The facultative intracellular pathogen Listeria monocytogenes must escape from the phagosome into the host cell cytosol to complete the infectious cycle, and phagosomal escape is therefore an important component of virulence. Rabinovich et al. now reveal that the L. monocytogenes competence (Com) system has a key role in phagosomal escape and that activation of this system is controlled by a prophage excision event.
The term competence describes the physiological state in which bacteria can undergo transformation (the uptake of exogenous DNA). The genes of the Com system, including the late comG, comE and comF operons, and the main regulators have been characterized in Bacillus subtilis. Although L. monocytogenes contains homologues of most of the late com genes, it is not transformable, and the only known regulator in this species is a homologue of the key B. subtilis activator, ComK.
In several L. monocytogenes strains, the comK gene is disrupted by a temperate prophage; therefore, the impact of this insertion on virulence was investigated. In L. monocytogenes str. 10403S, comK is interrupted by the φ10403S prophage. Whole-genome transcriptomics of this strain growing in bone-marrow-derived macrophages, combined with analysis of the growth effects of in-frame com deletions, revealed that the comG and comE operons are required for intracellular growth. Further mutant analysis showed that only the membrane channel, encoded by comEC, and the pseudopilus, encoded by the comG operon, were required, suggesting that involvement of the Com system is independent of DNA uptake. The mutant analysis also revealed that the comEC and comG mutants were impaired in phagosomal escape, and this was confirmed by fluorescence microscopy.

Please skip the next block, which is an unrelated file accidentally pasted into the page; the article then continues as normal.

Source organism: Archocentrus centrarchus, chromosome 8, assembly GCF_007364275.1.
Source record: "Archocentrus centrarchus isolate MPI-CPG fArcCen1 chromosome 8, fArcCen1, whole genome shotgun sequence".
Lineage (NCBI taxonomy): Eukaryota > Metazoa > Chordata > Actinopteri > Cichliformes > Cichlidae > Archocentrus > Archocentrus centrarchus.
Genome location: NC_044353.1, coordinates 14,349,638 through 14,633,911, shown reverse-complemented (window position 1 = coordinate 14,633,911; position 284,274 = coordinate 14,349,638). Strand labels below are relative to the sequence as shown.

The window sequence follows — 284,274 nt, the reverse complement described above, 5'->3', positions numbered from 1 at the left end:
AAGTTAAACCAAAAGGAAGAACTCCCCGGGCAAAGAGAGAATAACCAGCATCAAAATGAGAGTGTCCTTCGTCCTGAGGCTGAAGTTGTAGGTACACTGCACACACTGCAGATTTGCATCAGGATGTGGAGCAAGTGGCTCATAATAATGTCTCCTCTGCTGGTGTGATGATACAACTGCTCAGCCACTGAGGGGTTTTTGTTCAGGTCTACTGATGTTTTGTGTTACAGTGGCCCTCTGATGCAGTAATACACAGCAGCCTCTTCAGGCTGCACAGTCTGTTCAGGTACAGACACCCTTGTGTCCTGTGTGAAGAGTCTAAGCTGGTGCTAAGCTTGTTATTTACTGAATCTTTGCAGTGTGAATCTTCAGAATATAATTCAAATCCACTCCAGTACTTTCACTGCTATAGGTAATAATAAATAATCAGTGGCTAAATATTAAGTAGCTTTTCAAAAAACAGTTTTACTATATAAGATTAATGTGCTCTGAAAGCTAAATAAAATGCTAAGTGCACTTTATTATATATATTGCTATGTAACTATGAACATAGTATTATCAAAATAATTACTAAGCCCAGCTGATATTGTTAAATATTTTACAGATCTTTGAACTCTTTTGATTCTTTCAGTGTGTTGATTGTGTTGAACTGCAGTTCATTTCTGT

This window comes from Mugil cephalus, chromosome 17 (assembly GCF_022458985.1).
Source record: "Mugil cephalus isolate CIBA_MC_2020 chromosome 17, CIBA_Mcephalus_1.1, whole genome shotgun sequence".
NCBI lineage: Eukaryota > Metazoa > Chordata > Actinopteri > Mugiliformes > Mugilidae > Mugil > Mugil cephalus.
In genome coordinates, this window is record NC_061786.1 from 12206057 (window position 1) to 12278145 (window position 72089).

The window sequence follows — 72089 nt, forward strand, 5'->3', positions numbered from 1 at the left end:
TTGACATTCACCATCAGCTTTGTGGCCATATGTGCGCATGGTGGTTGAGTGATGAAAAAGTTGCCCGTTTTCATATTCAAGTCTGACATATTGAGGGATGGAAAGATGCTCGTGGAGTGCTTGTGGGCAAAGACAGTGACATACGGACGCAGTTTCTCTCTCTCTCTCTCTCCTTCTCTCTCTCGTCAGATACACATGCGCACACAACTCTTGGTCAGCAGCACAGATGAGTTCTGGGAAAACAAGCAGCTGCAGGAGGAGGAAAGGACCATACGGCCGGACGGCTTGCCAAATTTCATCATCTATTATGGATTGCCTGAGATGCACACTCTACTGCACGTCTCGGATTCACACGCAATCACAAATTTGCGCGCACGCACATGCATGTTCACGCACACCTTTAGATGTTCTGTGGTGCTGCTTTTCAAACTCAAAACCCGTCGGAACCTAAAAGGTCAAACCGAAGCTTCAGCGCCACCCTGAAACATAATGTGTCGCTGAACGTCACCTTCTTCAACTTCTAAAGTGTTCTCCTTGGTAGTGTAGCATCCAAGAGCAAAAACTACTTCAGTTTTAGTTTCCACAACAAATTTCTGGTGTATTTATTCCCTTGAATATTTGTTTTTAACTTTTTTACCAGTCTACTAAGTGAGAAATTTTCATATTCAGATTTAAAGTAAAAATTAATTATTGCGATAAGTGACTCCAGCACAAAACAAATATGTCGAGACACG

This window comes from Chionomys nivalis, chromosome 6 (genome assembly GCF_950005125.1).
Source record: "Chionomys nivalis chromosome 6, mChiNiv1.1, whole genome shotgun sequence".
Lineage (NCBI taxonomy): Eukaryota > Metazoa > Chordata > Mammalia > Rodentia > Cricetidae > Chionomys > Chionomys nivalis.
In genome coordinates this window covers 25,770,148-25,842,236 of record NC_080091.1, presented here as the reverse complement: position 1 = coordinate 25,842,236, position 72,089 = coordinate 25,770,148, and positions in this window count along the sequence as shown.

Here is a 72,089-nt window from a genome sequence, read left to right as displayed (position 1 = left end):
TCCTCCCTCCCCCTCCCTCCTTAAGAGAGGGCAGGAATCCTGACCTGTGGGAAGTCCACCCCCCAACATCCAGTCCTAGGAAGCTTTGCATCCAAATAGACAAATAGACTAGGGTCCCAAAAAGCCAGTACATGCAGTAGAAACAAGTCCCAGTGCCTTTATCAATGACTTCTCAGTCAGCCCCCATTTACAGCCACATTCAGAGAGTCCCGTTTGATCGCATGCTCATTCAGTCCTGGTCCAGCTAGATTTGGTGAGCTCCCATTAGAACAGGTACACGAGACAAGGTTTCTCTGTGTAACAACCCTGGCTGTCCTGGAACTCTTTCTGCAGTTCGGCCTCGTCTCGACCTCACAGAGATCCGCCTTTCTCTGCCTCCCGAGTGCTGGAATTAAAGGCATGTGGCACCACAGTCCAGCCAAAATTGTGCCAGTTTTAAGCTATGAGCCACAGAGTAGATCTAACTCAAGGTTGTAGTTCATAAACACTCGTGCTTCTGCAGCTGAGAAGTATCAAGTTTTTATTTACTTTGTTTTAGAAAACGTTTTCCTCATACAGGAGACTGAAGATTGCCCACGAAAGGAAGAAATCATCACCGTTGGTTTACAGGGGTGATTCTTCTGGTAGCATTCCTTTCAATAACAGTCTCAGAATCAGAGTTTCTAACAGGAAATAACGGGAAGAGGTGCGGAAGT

How is the Com system regulated? The authors examined the promoters of the three com operons and identified a conserved binding site for the ComK activator. By monitoring the fate of comK during growth in liquid culture, they found that comK was disrupted in exponential phase but intact in stationary phase, suggesting that the φ10403S prophage had been excised. Similarly, during intracellular growth, comK was intact and an excised form of the phage genome could be detected. There was no evidence of bacterial cell lysis or progeny virion production, however, suggesting that phage propagation is blocked. Finally, by assessing the growth of a range of deletion mutants, the authors established that an intact comK gene (and, hence, prophage excision) is required for intracellular growth.
The authors propose that prophage excision during phagocytosis generates an intact comK gene, and the resultant functional ComK protein activates the Com system to induce phagosomal escape. Further work is required to determine what triggers prophage excision and the exact mechanism by which the Com pseudopilus and membrane channel promote phagosomal escape.
ORIGINAL RESEARCH PAPER
Rabinovich, L. et al. Prophage excision activates Listeria competence genes that promote phagosomal escape and virulence. Cell 150, 792–802 (2012)